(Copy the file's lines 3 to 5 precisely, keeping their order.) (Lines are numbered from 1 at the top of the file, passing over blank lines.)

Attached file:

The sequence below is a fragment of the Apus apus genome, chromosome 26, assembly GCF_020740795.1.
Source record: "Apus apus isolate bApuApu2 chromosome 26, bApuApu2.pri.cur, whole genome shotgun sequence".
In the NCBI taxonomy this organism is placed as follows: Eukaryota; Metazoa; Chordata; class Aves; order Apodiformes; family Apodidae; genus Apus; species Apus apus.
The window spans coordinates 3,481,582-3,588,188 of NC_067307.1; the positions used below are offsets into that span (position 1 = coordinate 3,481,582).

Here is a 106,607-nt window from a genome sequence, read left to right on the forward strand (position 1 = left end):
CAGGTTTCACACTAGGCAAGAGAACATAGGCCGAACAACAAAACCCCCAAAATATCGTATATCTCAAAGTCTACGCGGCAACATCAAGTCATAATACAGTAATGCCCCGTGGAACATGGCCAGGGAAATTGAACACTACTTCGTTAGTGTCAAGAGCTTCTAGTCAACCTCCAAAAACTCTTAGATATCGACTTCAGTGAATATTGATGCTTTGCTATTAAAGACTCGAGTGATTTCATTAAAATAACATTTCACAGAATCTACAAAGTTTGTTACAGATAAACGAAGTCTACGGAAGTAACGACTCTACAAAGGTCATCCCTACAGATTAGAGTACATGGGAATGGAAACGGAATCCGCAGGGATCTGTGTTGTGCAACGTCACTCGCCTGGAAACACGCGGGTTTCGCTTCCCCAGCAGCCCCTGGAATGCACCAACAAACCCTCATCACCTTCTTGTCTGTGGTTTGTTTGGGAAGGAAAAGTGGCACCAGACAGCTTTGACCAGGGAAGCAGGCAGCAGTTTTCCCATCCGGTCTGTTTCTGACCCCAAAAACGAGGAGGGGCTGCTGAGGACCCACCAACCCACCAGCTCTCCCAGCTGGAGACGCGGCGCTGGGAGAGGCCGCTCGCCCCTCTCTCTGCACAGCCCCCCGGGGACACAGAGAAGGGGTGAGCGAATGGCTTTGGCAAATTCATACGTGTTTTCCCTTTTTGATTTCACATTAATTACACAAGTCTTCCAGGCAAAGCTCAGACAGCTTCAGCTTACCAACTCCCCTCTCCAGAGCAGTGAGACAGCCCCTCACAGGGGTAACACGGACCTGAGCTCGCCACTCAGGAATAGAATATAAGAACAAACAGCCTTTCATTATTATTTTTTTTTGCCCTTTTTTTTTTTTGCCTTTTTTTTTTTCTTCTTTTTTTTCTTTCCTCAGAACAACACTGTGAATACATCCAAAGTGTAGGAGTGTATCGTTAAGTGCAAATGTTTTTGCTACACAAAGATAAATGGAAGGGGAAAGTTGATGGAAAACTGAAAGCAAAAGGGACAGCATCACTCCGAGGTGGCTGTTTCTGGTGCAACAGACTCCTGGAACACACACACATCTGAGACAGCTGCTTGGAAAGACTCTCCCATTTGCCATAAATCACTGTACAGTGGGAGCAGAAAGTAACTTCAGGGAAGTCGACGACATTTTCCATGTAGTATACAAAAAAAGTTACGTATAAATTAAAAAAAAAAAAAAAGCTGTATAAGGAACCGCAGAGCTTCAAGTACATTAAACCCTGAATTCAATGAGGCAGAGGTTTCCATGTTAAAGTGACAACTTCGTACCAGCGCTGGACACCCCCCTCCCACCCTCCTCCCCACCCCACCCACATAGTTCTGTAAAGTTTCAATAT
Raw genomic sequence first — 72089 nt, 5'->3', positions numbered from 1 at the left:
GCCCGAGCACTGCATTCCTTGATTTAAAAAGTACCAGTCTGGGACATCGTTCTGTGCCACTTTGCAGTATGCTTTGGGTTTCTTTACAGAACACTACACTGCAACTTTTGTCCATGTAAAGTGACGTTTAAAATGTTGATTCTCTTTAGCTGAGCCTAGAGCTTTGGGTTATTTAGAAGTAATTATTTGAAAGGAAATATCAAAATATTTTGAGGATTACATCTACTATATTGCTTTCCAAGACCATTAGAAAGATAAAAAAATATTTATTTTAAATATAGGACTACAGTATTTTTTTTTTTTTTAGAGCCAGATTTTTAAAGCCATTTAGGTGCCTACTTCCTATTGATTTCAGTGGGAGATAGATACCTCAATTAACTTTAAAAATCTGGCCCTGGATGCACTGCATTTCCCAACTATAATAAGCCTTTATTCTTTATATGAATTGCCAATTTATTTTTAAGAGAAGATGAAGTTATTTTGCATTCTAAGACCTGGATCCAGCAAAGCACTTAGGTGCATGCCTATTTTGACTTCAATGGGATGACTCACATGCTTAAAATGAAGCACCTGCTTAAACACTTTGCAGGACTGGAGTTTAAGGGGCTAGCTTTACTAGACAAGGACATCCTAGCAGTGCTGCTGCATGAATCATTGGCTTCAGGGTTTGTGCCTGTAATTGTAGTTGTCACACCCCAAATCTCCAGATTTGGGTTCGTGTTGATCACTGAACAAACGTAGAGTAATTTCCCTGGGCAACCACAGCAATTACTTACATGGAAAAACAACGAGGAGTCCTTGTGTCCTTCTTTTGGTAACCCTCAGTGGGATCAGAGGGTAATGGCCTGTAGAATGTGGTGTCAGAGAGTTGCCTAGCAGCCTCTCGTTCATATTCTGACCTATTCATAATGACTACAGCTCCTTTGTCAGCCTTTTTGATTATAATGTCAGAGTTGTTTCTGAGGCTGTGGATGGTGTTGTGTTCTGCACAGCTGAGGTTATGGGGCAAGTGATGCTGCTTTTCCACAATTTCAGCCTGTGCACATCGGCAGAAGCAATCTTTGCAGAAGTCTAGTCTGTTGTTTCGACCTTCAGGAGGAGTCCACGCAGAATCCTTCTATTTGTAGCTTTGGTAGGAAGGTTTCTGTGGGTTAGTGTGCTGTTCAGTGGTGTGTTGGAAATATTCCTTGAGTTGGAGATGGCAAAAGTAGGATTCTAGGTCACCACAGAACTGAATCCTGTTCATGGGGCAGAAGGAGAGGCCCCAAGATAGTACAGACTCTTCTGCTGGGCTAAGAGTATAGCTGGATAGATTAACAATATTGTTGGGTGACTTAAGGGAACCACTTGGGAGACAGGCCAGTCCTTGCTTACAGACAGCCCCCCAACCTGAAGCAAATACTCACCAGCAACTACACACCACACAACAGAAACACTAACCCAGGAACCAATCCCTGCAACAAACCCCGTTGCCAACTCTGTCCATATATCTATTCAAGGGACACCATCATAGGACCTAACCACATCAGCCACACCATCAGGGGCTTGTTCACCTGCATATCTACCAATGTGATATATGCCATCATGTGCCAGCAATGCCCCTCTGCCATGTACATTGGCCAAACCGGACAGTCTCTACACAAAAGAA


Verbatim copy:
In the NCBI taxonomy this organism is placed as follows: Eukaryota; Metazoa; Chordata; class Aves; order Apodiformes; family Apodidae; genus Apus; species Apus apus.
The window spans coordinates 3,481,582-3,588,188 of NC_067307.1; the positions used below are offsets into that span (position 1 = coordinate 3,481,582).

Here is a 106,607-nt window from a genome sequence, read left to right on the forward strand (position 1 = left end):